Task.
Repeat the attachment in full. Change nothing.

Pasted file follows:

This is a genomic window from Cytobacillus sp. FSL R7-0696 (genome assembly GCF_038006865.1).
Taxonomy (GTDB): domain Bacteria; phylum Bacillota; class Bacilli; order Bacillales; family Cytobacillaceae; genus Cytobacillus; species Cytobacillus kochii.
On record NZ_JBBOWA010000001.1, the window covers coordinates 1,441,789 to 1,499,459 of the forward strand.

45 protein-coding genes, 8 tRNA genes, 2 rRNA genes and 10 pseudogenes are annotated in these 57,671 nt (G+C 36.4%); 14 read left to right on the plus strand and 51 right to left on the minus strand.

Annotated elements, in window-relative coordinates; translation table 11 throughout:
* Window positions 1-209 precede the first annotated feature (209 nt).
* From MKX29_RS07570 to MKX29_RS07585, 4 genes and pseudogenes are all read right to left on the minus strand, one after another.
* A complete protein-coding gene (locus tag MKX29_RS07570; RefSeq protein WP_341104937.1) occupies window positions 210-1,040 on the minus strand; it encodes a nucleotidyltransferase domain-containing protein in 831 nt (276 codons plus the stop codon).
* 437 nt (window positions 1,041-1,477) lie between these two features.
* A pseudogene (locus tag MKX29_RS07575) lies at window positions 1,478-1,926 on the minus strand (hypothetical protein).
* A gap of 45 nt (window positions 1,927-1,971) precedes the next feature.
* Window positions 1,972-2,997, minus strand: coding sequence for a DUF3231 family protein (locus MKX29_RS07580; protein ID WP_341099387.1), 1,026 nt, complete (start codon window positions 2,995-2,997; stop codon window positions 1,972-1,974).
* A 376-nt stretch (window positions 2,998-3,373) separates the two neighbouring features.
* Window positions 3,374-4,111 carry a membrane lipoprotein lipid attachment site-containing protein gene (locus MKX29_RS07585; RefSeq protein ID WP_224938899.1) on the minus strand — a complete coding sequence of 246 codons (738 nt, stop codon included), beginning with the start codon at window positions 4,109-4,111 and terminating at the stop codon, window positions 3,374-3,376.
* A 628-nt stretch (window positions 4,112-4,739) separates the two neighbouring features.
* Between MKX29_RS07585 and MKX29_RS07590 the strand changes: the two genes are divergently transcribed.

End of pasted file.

This is a genomic window from Cytobacillus sp. FSL R7-0696 (genome assembly GCF_038006865.1).
Taxonomy (GTDB): domain Bacteria; phylum Bacillota; class Bacilli; order Bacillales; family Cytobacillaceae; genus Cytobacillus; species Cytobacillus kochii.
On record NZ_JBBOWA010000001.1, the window covers coordinates 1,441,789 to 1,499,459 of the forward strand.

45 protein-coding genes, 8 tRNA genes, 2 rRNA genes and 10 pseudogenes are annotated in these 57,671 nt (G+C 36.4%); 14 read left to right on the plus strand and 51 right to left on the minus strand.

Annotated elements, in window-relative coordinates; translation table 11 throughout:
* Window positions 1-209 precede the first annotated feature (209 nt).
* From MKX29_RS07570 to MKX29_RS07585, 4 genes and pseudogenes are all read right to left on the minus strand, one after another.
* A complete protein-coding gene (locus tag MKX29_RS07570; RefSeq protein WP_341104937.1) occupies window positions 210-1,040 on the minus strand; it encodes a nucleotidyltransferase domain-containing protein in 831 nt (276 codons plus the stop codon).
* 437 nt (window positions 1,041-1,477) lie between these two features.
* A pseudogene (locus tag MKX29_RS07575) lies at window positions 1,478-1,926 on the minus strand (hypothetical protein).
* A gap of 45 nt (window positions 1,927-1,971) precedes the next feature.
* Window positions 1,972-2,997, minus strand: coding sequence for a DUF3231 family protein (locus MKX29_RS07580; protein ID WP_341099387.1), 1,026 nt, complete (start codon window positions 2,995-2,997; stop codon window positions 1,972-1,974).
* A 376-nt stretch (window positions 2,998-3,373) separates the two neighbouring features.
* Window positions 3,374-4,111 carry a membrane lipoprotein lipid attachment site-containing protein gene (locus MKX29_RS07585; RefSeq protein ID WP_224938899.1) on the minus strand — a complete coding sequence of 246 codons (738 nt, stop codon included), beginning with the start codon at window positions 4,109-4,111 and terminating at the stop codon, window positions 3,374-3,376.
* A 628-nt stretch (window positions 4,112-4,739) separates the two neighbouring features.
* Between MKX29_RS07585 and MKX29_RS07590 the strand changes: the two genes are divergently transcribed.